This morning, I was reading an article written by Sally Turner in Pharmaceutical Technology (here), suggesting that the FDA take a greater role in the review and validation of the patents that brand-name companies list in the Orange Book (OB). She addresses the Hatch-Waxman Act’s patent listing provisions and discusses other views held on the benefit of patent listings, which give applicants a chance to litigate challenged patents both during the application review process and prior to approval (which can sometimes take longer than the thirty-month stay afforded innovators if they sue generic applicants within forty-five days after proper paragraph IV challenge notices are given).

However, not listing some of these “improperly listed” patents (for instance, those for devices used for delivery in drug-device combinations, as well as others), some which may be valid, won’t cause their force to go away simply because they are no longer listed in the Orange Book. If an ANDA or 505(b)(2) applicant must then seek approval without being able to avail itself of the patent challenge procedures under Hatch-Waxman, then it could be subject to a lawsuit once its application is approved, delaying the potentially lengthy patent-litigation process until after approval, or it could choose to go to market at risk, not knowing whether it is going to be sued for infringement after approval and marketing. If the applicant markets its product, is sued, and loses, it could be liable for treble damages (see previous post here).

One of the opinions stated in the article is that “Regulatory agencies, such as the FDA, play a crucial role in addressing the impact of sham patents. Along with approving generic drug applications, the FDA must evaluate the legitimacy of patents listed in the Orange Book and ensure that competition thrives.” This would be all well and good if funding were not an issue. Historically, the FDA has said that its role in the patent listing process is purely administerial. While it has taken a more active role over the years, in my view, for the FDA to take on a patent validation role is not a viable alternative for an already resource-strapped Agency. Requiring that the FDA take on this additional role would necessitate that it hire patent experts to determine whether patents are, indeed, shams and devote additional legal resources to litigate against patent holders that refuse to delist patents it declares as shams.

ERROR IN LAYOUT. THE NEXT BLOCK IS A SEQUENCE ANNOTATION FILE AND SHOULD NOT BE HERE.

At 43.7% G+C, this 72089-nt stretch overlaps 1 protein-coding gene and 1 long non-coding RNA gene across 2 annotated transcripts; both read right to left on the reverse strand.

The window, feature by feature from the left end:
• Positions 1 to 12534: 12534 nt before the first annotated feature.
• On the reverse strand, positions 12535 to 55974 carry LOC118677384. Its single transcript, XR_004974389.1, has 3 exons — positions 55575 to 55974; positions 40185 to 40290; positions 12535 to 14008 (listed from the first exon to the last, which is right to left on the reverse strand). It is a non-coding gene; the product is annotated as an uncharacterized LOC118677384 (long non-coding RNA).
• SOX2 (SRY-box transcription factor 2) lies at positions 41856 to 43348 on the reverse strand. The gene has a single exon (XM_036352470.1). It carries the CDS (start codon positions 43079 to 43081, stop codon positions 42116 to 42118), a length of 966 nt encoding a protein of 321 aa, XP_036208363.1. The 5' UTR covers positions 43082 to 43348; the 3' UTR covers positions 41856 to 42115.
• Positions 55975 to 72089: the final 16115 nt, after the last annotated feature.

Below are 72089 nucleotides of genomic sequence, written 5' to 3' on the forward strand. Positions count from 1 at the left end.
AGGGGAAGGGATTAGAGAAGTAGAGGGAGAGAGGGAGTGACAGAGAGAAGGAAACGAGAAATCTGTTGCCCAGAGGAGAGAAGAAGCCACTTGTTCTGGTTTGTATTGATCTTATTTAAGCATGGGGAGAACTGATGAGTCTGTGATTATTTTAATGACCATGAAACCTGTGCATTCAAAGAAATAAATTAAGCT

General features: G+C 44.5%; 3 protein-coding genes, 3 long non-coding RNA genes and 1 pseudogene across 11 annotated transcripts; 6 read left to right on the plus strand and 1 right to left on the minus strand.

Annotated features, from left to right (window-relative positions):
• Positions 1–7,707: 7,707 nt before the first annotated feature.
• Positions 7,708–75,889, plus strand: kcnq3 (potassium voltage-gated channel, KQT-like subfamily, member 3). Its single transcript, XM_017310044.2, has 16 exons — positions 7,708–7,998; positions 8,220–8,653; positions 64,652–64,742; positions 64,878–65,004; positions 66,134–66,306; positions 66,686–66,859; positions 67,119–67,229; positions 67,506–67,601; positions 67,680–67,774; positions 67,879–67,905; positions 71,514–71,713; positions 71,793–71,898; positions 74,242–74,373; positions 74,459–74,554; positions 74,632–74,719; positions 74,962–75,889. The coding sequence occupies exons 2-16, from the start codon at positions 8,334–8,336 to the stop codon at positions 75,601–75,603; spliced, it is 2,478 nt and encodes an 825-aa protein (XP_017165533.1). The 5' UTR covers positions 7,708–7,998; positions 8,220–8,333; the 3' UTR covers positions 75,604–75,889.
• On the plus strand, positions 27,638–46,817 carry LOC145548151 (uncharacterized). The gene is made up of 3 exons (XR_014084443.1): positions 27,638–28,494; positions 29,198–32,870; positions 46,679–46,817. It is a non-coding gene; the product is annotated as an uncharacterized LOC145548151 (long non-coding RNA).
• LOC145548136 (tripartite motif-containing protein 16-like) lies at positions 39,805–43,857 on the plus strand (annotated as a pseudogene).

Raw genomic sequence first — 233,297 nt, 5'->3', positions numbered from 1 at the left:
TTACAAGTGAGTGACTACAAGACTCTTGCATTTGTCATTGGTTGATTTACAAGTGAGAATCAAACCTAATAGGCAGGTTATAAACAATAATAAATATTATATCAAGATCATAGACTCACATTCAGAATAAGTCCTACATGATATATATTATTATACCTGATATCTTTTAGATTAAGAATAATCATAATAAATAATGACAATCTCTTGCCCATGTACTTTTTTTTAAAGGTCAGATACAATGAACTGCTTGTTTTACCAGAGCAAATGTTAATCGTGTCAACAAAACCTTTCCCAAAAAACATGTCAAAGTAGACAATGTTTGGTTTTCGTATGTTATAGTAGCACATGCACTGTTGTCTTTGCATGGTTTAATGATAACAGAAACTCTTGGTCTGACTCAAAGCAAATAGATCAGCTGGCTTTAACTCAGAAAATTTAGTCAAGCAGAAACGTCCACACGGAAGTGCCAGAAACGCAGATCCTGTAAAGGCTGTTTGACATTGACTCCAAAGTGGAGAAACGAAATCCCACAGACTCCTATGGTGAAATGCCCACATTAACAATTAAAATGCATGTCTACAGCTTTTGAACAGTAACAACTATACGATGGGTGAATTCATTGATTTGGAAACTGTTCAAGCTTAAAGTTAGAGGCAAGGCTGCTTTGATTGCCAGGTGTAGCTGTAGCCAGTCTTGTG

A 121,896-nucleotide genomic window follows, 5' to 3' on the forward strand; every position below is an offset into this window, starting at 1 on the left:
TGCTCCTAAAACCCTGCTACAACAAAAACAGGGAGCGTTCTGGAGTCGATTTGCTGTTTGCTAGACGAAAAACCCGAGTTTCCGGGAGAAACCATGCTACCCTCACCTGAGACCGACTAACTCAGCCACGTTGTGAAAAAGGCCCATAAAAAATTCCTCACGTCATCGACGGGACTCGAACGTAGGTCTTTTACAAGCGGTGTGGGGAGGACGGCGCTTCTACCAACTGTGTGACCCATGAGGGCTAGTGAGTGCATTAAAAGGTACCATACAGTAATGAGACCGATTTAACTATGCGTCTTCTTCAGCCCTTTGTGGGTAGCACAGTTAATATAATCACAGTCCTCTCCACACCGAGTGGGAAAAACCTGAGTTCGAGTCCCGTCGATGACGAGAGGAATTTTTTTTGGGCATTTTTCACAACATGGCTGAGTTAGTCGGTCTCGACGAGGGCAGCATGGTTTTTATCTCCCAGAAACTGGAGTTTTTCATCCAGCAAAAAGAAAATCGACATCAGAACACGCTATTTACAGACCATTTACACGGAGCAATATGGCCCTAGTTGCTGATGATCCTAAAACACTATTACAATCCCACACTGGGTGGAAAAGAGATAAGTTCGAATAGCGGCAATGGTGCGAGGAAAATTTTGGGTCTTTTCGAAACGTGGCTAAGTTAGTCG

In light of the current FDA budget situation and pressure on the FDA to ramp up its facility inspections, the Pink Sheet’s Hannah Daniel reports today that “The US Food and Drug Administration could fall behind in its inspection workload without more funding in the fiscal year 2025 budget to help recruit and retain staff, said Michael Rogers, associate commissioner for regulatory affairs” (here; subscription required). It all comes down to the Benjamins and, without additional funding, certain tasks must be parceled out to other agencies that are better equipped to deal with the issues. CDER’s job is to review and approve drugs. The FDA can’t be all things to everyone and expect to be able to maintain its primary missions.